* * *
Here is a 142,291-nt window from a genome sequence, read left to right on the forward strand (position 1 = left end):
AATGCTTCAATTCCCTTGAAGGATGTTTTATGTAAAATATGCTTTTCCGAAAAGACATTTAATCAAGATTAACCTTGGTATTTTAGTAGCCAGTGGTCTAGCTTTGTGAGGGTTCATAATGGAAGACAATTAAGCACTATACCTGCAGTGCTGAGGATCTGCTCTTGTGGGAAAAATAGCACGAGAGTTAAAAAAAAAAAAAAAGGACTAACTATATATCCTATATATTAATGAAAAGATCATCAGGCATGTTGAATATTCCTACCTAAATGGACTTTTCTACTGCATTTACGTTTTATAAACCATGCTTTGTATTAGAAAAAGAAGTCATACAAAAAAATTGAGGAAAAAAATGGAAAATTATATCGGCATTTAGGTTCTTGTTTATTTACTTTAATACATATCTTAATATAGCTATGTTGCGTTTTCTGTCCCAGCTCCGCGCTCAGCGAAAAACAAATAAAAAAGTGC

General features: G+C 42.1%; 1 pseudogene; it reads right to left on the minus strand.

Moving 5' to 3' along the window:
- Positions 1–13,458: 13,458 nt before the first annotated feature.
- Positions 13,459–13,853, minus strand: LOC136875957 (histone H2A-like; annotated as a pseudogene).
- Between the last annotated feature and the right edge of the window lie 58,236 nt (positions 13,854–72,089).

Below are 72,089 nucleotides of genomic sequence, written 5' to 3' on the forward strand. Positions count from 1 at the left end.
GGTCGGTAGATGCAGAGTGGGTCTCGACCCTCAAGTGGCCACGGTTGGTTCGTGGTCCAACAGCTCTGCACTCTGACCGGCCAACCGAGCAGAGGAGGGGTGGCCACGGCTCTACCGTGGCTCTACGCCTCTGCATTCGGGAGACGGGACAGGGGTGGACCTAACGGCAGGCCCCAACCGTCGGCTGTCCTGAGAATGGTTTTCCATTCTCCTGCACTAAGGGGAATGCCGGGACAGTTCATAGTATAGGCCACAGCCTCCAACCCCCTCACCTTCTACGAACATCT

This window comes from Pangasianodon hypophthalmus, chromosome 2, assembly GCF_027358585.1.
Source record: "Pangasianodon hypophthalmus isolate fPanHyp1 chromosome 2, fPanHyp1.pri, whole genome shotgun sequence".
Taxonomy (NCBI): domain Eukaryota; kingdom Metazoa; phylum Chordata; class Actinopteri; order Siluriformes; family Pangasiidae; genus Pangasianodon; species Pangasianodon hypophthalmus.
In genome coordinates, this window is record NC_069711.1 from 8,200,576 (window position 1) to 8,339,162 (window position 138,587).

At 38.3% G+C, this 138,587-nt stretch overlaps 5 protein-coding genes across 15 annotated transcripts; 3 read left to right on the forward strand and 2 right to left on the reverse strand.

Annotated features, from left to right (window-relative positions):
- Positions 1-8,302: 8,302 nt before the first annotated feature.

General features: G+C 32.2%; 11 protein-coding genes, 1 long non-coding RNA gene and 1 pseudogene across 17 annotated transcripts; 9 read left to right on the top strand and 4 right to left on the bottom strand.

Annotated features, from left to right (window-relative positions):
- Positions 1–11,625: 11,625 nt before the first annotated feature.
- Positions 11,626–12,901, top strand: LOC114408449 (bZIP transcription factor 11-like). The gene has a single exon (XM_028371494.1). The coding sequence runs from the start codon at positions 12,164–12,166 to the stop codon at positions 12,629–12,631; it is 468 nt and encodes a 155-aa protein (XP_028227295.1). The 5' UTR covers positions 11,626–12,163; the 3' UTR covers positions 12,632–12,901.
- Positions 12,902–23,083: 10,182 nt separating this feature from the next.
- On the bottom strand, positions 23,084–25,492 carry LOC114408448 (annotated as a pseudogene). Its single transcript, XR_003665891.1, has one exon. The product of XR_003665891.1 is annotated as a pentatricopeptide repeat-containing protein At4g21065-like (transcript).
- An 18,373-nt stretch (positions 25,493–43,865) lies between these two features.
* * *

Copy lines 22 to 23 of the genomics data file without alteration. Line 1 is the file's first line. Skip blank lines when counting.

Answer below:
- On the bottom strand, positions 23,084–25,492 carry LOC114408448 (annotated as a pseudogene). Its single transcript, XR_003665891.1, has one exon. The product of XR_003665891.1 is annotated as a pentatricopeptide repeat-containing protein At4g21065-like (transcript).
- An 18,373-nt stretch (positions 25,493–43,865) lies between these two features.